Another great way to do in-person visits is to get someone to come into your environment. This could be paying for a relevant expert to provide in-house learning or an interested practitioner who wants to see and learn from you as much as the other way around! Either way, there is great potential for them to cast an eye on your program and provide good checks and challenges.
A “philosophy document” or a “performance strategy document” that sums up your approach to developing key physical capacities (speed, power, conditioning, etc.) is not only a great resource to possess on its own, but it can also be used to frame conversations with experts when you invite check and challenge of your processes. Similar to the SOPs (standard operating procedures) the military uses, it acts as a North Star to guide how you do things. You can then use relevant experts to check whether you’re on the right track or if you need to change some of your practices.Deliberately bringing in someone who tends to see things differently or outright disagrees with how you do things challenges you to justify why you do things at a deeper level, says @peteburridge. Click To Tweet
Some of the most memorable visits I’ve been a part of have been ones where we have almost deliberately brought someone in who tended to see things differently or even outright disagree with how we did things. Doing this stops you from getting caught in intellectual echo chambers and challenges you to justify why you do things at a deeper level. Sometimes these kinds of visits force you to change your stance on things, and other times they can actually strengthen your beliefs, even with dissenting voices!
In-person visits also allow multiple staff members to experience the CPD, increasing the number of perspectives. Sometimes the most valuable conversations are when the person visiting has left! This is because the most insightful discussions often occur afterward, once you’ve all had time to digest and debrief as a group. This is another strength of the in-house visit; the broader perspective allows you to summarize the key takeaways as a group much more clearly.
I have tried to build the space to allow for a debrief into more visits. I find reducing the intensity of what can sometimes be quite an arduous day—by either going for food or catching up in a more informal setting afterward—adds even more value. I have found that going to Five Guys at the end of the day gets people to reflect a little more honestly, unincumbered by social politeness or not wanting to offend anyone!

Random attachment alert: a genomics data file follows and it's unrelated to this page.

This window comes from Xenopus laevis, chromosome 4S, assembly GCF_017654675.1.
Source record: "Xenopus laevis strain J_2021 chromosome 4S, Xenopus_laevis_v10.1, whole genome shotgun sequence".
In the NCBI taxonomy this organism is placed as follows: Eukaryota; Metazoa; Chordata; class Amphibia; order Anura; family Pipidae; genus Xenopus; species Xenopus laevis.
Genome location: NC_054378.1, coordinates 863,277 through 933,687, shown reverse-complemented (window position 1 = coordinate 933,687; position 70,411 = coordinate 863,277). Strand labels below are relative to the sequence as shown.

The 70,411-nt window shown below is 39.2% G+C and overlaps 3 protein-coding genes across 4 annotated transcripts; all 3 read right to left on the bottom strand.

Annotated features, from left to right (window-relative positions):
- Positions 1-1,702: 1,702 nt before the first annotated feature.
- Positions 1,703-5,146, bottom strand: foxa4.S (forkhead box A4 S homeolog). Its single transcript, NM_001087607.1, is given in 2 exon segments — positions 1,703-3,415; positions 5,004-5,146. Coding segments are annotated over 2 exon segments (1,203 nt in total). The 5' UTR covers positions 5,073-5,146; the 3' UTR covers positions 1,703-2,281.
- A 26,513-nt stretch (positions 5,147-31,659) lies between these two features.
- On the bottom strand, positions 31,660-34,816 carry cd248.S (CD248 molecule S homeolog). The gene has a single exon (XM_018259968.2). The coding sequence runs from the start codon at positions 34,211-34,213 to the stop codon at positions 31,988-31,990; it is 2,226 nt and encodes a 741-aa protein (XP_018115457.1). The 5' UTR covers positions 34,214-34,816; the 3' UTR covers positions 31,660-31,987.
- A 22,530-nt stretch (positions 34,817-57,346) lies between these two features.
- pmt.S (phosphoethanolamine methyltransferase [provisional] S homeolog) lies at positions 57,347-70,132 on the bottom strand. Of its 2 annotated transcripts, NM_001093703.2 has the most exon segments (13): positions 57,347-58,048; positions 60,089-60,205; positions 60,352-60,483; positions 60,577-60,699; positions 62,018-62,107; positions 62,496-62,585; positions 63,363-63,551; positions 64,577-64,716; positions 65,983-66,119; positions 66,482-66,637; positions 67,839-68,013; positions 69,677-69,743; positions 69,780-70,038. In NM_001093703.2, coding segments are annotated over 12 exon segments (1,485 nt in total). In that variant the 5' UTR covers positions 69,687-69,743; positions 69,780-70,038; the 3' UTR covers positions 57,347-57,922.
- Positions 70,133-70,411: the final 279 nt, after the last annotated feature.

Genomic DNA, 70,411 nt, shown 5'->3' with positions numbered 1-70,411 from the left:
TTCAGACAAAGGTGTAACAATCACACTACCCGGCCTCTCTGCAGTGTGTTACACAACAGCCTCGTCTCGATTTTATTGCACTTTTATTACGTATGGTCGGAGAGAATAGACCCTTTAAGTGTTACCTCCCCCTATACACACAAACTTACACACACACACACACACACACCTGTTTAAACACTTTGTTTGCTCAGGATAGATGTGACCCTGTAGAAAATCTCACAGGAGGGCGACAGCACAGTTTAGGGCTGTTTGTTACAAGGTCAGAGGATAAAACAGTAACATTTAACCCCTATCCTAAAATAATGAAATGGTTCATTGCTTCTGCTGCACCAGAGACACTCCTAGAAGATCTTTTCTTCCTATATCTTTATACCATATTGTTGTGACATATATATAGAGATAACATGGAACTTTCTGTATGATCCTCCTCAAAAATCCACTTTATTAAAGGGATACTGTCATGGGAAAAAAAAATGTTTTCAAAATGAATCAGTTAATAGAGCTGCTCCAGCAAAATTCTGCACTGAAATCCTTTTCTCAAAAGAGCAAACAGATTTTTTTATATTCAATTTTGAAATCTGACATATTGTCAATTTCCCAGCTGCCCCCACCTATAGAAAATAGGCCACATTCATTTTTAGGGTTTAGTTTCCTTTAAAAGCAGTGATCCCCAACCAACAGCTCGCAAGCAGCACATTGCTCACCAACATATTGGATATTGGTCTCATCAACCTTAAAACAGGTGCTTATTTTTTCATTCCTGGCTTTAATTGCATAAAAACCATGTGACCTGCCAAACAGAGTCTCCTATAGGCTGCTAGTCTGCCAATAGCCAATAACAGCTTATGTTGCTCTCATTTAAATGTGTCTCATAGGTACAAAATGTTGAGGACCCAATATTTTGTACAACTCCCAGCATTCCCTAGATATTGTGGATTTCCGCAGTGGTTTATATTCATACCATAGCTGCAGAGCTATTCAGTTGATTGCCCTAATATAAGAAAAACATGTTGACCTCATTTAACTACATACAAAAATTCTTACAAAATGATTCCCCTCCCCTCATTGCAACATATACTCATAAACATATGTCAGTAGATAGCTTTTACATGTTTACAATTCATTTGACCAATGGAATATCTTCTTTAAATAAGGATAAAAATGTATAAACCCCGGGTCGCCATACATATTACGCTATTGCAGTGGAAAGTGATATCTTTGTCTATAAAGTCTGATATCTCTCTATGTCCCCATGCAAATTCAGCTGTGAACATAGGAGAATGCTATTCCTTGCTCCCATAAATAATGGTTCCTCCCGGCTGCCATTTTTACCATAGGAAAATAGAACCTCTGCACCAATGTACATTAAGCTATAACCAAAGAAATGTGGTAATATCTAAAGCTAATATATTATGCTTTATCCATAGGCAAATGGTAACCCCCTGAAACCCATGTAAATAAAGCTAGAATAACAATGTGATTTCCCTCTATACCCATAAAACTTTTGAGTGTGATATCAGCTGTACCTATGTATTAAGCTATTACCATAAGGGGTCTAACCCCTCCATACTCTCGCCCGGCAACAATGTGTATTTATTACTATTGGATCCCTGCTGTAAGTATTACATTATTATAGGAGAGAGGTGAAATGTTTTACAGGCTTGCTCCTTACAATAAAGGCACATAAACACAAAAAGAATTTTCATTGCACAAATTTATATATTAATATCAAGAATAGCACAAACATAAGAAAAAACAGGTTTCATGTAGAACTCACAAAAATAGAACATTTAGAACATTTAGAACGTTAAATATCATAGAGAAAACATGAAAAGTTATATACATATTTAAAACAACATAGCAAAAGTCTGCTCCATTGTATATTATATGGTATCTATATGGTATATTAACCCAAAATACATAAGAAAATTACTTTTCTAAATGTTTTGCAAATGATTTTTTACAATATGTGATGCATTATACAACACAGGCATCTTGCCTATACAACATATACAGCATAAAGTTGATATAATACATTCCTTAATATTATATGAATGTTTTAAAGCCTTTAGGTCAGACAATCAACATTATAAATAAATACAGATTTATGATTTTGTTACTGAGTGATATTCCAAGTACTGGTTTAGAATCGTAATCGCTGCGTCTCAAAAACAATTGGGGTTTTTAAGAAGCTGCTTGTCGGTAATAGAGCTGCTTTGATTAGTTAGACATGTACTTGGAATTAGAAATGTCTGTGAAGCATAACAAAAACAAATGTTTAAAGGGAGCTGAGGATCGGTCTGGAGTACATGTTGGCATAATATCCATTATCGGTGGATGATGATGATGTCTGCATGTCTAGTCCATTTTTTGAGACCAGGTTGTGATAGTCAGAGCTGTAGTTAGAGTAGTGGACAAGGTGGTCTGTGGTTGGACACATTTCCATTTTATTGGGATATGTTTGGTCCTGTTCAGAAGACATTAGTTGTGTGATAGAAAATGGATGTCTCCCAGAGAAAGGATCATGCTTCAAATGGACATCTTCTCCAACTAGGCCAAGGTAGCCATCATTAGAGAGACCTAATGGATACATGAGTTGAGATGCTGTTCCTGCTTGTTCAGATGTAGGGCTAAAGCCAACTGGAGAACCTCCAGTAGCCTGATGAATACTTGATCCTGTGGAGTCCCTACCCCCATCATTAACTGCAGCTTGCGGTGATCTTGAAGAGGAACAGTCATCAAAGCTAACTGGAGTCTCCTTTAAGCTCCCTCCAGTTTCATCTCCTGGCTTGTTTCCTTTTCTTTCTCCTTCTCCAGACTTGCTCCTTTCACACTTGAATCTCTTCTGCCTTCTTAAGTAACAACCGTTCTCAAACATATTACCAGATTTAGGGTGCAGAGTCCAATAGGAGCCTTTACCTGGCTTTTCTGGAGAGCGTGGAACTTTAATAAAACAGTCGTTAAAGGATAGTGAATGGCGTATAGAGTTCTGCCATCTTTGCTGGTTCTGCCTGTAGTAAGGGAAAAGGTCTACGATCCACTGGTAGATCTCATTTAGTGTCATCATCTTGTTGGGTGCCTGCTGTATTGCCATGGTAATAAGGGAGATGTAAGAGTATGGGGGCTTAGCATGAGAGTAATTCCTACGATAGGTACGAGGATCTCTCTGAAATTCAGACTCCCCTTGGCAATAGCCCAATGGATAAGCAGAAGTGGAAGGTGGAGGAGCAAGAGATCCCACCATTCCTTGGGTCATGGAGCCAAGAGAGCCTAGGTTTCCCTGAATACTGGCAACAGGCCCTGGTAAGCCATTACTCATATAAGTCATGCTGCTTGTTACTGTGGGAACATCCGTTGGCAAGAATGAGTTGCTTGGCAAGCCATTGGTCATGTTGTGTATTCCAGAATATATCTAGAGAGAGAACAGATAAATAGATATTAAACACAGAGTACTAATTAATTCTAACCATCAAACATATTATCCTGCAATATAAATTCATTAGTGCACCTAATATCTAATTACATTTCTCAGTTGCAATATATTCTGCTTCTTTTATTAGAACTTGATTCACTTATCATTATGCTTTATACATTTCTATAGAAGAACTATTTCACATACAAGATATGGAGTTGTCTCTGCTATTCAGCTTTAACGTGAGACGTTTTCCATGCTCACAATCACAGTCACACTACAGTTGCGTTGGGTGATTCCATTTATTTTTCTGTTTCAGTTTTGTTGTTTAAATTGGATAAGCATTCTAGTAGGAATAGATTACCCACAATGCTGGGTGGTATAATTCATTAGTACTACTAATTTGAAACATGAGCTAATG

One of my fondest memories of this was my first year as an intern S&C coach. I was tasked with being the chaperone for a group of researchers attending one of our games after they presented to us the day before. I went into this thinking I’d get a few hours to ask more questions all by myself and really nail down some key takeaways I could help grow my practice with—unfortunately, the researchers had other ideas. They got blackout drunk so quickly that the only takeaways were cheap pizza and doner kebabs!!
Putting It All Together
To sum up, all these strategies rely on you being able to plan and be purposeful with your learning. Much like how we periodize our players’ years, we should do the same with our own. An honest self-evaluation can help you “know what you don’t know” and provide a road map of how to best spend your time for CPD.An end-of-year review summarizing the key things you’ve picked up during the year enables you to knot together all the different CPDs you may have done and see how it has changed your practice. Click To Tweet
One of the things I do that has helped me is an end-of-year review summarizing the key things I’ve picked up during the year. This enables you to knit together all the different CPDs you may have done and see how it has truly changed your practice.
Finally, we need to understand that it is less about trying to be the finished product (no one truly is!) and more about the process of being curious to learn more and improve our own practice that counts. We challenge our players to be the best they can be; why shouldn’t we do the same with ourselves?! Having efficient processes for self-improvement is imperative in getting better at getting better.
Hopefully, some of the bits I’ve picked up on my journey can be useful to you on yours too. Failing that, I’m always available for a good burger and a chat about physical performance!!